While it can be easy to get lost in the specifics of potential reforms, one basic proposal could help to simplify the deregulation process and put the state on a path to better and better reforms. This proposal would require that for every new regulation implemented by the state government, there would have to be two regulations removed.
While this is a seemingly simple proposal, the federal government applied this rule to federal regulations in the Trump Administration starting January of 2017. In turn, the federal government saw a relatively low amount of new regulations in the Trump administration. In January of 2021, President Biden repealed the rule. Thus, although the rule is no longer in effect on the federal level, states still have the opportunity to apply the rule in a state context.
Such prior success on the federal level suggests that an effective approach to deregulation is to recognize that business regulations do not occur in a vacuum. If a company does not have to deal with one specific regulation but faces burdens and obstacles from other regulations, the company may be in just as bad a position as it was before. Thus, while incremental deregulation is effective in some circumstances, the true way to see economic prosperity from deregulation is to implement broader reforms that do not just apply to a specific line of legal code.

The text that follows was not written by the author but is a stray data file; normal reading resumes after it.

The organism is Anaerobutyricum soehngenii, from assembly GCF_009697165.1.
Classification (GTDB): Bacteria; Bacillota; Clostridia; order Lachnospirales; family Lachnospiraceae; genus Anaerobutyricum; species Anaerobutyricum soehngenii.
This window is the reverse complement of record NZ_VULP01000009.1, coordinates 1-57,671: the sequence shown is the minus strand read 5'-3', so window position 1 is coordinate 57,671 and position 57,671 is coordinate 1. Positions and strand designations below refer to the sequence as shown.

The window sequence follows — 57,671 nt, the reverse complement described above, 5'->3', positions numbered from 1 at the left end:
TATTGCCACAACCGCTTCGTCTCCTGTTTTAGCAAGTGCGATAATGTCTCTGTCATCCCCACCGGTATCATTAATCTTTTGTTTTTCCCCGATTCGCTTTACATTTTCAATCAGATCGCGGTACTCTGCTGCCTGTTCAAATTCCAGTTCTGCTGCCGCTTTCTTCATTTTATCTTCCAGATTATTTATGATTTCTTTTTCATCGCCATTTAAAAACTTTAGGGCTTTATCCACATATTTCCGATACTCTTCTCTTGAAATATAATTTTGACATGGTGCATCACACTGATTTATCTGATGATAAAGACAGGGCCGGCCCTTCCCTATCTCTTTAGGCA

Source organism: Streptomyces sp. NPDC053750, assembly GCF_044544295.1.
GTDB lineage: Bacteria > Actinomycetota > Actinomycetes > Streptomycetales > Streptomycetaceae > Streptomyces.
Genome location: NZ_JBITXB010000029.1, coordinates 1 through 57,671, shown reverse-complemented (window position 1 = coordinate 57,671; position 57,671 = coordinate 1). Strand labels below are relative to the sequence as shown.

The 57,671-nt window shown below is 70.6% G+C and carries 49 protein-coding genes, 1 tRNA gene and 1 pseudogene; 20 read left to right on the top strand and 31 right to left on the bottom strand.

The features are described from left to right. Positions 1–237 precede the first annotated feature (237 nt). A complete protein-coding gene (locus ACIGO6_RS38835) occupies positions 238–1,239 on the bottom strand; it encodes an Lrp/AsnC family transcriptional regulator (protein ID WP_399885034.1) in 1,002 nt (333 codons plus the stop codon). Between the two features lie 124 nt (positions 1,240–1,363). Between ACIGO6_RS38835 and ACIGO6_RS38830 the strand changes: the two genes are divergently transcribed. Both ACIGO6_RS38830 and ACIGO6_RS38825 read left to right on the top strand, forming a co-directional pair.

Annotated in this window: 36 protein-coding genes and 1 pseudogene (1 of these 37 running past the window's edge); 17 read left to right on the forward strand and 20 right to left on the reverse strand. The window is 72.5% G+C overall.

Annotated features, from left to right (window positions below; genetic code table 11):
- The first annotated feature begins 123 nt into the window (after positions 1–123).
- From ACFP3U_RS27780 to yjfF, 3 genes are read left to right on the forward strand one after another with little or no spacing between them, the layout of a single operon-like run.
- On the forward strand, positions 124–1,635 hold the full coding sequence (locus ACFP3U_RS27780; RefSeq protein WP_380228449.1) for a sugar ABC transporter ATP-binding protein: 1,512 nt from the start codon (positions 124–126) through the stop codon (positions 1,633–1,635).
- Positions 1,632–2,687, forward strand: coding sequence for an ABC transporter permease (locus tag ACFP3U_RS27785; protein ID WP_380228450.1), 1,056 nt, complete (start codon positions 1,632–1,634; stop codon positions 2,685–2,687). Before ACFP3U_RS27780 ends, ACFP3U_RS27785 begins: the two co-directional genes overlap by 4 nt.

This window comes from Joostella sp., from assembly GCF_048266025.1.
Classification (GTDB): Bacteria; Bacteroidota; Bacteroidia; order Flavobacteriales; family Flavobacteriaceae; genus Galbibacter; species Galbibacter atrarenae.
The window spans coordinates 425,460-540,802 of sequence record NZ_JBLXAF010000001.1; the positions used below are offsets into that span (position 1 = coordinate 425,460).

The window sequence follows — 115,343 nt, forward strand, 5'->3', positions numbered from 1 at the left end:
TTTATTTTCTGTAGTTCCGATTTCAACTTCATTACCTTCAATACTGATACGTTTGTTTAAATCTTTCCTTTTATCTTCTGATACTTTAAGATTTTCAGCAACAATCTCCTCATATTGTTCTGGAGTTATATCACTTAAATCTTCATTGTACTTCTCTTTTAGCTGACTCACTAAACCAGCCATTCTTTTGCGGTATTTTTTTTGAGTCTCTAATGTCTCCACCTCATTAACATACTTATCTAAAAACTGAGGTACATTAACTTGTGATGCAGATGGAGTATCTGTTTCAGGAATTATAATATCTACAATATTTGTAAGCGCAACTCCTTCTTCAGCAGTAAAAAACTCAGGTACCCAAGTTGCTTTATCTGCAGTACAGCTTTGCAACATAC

Furthermore, while regulatory burdens can substantially affect businesses of all sizes, it is also important to note the particular burden that a strong regulatory environment can have in the Mississippi context. With a large percentage of small businesses, the weight of even one or two additional regulations could be just enough to tip the scales against many such businesses in the state. At the same time, having a regulatory model that proactively removes burdensome regulations could spell the difference between stagnation and growth for businesses across the state.
Using a one-in-two-out model, Mississippi could see a reduction in the total amount of regulatory burdens imposed on Mississippians. While the state has been effective at repealing many of the burdensome regulations, such a policy would help place a statutory cap on the amount of regulations. This is significant so that the state does not find itself incrementally growing the regulatory burden with every passing year of lawmaking.
The legislature should continue to take the lead on removing the regulatory burden in the state. While specific repeals of certain regulations can be an effective method of cutting down red tape, broader deregulation policies could make a real difference in the Magnolia State.